HC Deb 18 May 1971 vol 817 cc1077-80
Q6. Mr. William Hamilton

asked the Prime Minister how many letters he has received in the last six months about the relationship of cost inflation to unemployment; and what reply he has sent.

The Prime Minister

The information is not available, since statistics of this kind are not kept. But many of my correspondents recognise that inflationary wage claims lead to rising prices and increased unemployment; and I agree with them.

Mr. Hamilton

The right hon. Gentleman continues to make that assertion without a scintilla of evidence. Does he not recognise that the highest unemployment is in precisely those areas where there is no cost inflation and where wages are very much lower than in other parts of the country? Will he say when his Government intend to accept complete responsibility for the criminally high and rising unemployment that we shall see in the coming months?

The Prime Minister

I stated the contents of the letters, which is what the hon. Gentleman asked for in his Question. This is the view of a very large number of those who write to me. The country recognises more and more the truth of this matter.

Mr. Lane

As it was the present Leader of the Opposition who, in 1966, told the T.U.C. that wage restraint was the only guarantee against unemployment, will my right hon. Friend agree that it is high time that the right hon. Gentleman started to re-educate his hon. Friends?

The Prime Minister

I agree with my hon. Friend. I made a reference to the Leader of the Opposition the other day on this matter, and the right hon. Gentleman nodded in agreement and in no way differed.

Mr. Harold Wilson

I gave that warning on a number of occasions in the context of a balance-of-payments deficit, not in the context of a balance-of-payments surplus. Is the right hon. Gentleman aware that what is puzzling most people is that, with a balance-of-payments surplus of £600 million—which he denied last year—instead of using it for expansion and a reduction of unemployment, he is using it for policies of increased unemployment?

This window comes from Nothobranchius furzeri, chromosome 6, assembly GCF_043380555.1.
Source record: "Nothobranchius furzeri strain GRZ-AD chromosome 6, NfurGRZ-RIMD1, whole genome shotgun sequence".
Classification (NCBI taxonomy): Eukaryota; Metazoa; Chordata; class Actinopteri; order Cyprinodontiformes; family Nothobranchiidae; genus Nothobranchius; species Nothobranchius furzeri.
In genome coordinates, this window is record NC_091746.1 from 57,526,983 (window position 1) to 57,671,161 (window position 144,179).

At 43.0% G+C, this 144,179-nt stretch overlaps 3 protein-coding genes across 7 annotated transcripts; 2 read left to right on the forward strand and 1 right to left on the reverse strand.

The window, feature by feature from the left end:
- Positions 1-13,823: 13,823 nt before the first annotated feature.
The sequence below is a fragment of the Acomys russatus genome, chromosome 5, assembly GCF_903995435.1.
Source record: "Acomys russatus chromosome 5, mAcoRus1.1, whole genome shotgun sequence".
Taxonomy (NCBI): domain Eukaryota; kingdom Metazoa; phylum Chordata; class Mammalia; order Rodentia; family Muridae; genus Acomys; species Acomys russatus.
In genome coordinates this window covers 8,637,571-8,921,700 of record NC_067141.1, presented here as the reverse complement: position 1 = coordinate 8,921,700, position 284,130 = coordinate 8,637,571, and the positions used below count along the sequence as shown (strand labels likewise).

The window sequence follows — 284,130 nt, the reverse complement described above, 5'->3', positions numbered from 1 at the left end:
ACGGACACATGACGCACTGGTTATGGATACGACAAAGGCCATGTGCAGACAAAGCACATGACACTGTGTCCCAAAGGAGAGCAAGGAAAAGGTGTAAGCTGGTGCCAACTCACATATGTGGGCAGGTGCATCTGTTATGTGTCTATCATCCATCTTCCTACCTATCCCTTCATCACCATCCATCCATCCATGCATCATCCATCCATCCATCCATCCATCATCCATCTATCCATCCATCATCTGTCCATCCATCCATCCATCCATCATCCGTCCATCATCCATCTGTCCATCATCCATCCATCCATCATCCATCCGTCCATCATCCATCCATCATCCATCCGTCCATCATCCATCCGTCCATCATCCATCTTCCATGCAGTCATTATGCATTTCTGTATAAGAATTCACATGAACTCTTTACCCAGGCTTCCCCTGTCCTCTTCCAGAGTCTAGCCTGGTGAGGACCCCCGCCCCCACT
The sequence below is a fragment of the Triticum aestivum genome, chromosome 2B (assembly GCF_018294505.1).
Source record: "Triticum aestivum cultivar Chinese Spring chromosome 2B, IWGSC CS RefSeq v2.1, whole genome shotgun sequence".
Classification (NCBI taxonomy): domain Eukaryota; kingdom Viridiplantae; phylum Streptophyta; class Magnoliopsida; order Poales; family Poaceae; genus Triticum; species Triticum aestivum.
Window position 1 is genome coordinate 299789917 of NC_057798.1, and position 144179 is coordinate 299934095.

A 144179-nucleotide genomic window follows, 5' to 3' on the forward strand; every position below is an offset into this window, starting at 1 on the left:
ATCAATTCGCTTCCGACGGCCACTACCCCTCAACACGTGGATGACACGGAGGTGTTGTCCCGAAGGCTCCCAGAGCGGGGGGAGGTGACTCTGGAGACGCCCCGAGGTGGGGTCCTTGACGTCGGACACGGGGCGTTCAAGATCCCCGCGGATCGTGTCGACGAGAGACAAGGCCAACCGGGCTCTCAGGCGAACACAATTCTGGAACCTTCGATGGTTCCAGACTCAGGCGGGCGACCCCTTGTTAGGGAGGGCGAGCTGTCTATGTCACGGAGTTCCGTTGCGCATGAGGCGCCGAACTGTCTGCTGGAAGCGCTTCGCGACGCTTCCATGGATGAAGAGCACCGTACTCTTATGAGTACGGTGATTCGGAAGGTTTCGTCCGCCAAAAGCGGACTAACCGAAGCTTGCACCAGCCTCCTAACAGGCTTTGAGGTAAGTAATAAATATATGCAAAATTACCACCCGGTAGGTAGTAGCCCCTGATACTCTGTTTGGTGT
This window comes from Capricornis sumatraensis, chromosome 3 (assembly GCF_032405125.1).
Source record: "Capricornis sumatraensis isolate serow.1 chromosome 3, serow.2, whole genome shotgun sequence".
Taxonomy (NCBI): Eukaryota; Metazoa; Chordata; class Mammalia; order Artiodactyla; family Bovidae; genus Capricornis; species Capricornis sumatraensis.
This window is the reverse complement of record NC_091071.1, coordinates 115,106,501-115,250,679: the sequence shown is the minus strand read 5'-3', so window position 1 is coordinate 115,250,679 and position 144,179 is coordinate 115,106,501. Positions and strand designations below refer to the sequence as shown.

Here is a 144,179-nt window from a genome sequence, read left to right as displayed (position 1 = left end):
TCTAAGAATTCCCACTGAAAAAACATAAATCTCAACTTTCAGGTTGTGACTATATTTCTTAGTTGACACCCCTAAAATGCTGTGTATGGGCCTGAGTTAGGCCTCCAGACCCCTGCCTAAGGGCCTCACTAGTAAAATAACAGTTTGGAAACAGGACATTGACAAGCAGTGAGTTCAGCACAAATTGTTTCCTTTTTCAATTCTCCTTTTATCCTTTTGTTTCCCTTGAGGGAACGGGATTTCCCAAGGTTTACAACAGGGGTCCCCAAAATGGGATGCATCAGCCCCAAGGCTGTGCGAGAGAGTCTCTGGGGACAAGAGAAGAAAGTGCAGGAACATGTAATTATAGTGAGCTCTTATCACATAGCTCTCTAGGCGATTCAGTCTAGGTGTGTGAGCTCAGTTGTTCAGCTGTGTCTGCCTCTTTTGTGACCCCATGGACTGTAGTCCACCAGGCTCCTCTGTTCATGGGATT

The Prime Minister

While we are always grateful for anything which appears to be a new thought from the Leader of the Opposition, it is surely a strange one that, with a balance-of-payments surplus, we can thereby justify inflationary wage claims.

Mr. Tugendhat

Does my right hon. Friend agree that the balance-of-payments surplus is in this sense irrelevant in that the main damage done by inflation is to redistribute wealth from the weak to the strong and that high wage claims make it much harder for those who are not members of trades unions and for those on fixed incomes and earning small incomes?

The Prime Minister

It is this which causes social injustice. In fairness to the Labour Party and to many hon. Gentlemen opposite sitting below the Gangway, it was a point which they constantly emphasised against their own Government's compulsory prices and incomes policy.

Mr. Heffer

Is it not clear that the surplus will be used by the Government for entry into the European Economic Community? Is it not also clear that the right hon. Gentleman and the Chancellor of the Exchequer have not given one shred of evidence on the point that high wages lead to increased unemployment? Will the right hon. Gentleman give us the names of the firms, the industries, and the factories which have had unemployment as a result of high increases in wages?

The Prime Minister

It was the hon. Gentleman's right hon. Friend, the Chancellor of the Exchequer in the previous Administration, who emphasised, quite rightly, in his Budget speech that the balance-of-payments surplus was required in part for the repayment of debt, which is still the case, and in part for the transitional period if this country were to become a member of the European Economic Community. I should not have thought that there was any difference between us on that point.

Concerning redundancies, anybody who has any connection with industry knows full well that high wages are the cause of unemployment.

Mr. Harold Wilson

The right hon. Gentleman is now getting into the same fallacies as his noble Friend the Lord Chancellor when he said that Hitler came to power because of inflation when it was because of the deflationary policy of the German Government. Is not the reason for unemployment in this country today not inflation but the deflationary policies of the Government.

The Prime Minister

That cannot be the case, because they are not deflationary policies.

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